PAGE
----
International communications business NTT Communications (News - Alert) announced this week that it has begun a free trial of its WebRTC Chat on SkyWay platform. The company uses the web application to provide businesses with audio and video connectivity through web browsers by taking advantage of the breakthrough WebRTC technology.
NTT's statement reports that its WebRTC Chat on SkyWay offers businesses encrypted, server-free communication that does not log the content of conversations. Noting that its users expect privacy, NTT doesn't intend to collect information about the contents of each conversation, but it does save the beginning and end of connection logs to protect against illegal P2P data transfers.
The saving of data is one feature that NTT said it will test during the free trial. It says it will be "compiling and managing communications logs" and will, at the same time, test its overall system to ensure its future reliability. NTT also mentioned that it will be adding new features to the service as the trial continues. As it adds features, the company will test their reliability and effectiveness for possible inclusion in updated releases of SkyWay.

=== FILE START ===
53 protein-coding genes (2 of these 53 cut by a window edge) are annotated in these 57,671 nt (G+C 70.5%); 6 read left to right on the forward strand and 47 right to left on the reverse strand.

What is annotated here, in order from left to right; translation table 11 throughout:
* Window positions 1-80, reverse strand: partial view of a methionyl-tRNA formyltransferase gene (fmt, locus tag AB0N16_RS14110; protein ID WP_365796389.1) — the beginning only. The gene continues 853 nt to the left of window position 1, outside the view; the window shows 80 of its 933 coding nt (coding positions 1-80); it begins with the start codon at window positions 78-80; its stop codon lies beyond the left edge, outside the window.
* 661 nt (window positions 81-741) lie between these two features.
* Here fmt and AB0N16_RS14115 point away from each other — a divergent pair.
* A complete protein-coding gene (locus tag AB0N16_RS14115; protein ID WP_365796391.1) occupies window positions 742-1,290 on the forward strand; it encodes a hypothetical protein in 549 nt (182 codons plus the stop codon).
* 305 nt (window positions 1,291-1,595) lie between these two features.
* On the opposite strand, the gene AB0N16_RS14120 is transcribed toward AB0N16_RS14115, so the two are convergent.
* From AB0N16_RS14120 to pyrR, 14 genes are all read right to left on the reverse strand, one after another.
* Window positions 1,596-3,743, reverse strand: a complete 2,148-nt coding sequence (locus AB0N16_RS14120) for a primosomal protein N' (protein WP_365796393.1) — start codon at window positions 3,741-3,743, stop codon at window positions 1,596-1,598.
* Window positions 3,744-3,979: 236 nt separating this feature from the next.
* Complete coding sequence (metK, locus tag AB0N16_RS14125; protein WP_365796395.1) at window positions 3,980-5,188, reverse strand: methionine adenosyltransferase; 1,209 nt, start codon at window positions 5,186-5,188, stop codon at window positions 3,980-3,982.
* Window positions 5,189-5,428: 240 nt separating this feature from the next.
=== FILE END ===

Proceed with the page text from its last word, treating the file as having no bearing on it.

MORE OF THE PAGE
Individuals who wish to use the service will not need to register with NTT or log in to the SkyWay website to utilize the chat service. They need only open the website and follow prompts to open a conversation.
WebRTC is gaining traction in the business community because it allows employees to connect with one another through simple interfaces directly in their web browsers. They can conduct voice and video conversations in HTML5-compatible browsers without relying on traditional telecom providers to act as intermediaries which previously would have been responsible for providing them with such services. The right web application can essentially turn businesses into their own telecommunications hubs.
Telecoms, on the other hand, are poised to lose ground as WebRTC takes over. With the ability to handle their own communications or seek third-party assistance for servers and information logging, businesses can connect their employees with one another for much cheaper than they could in the past. They can also implement chat services that cater to individual needs as businesses instead of relying on telecoms that may only offer a one-size-fits-all solution for every enterprise that comes along.
Edited by Maurice Nagle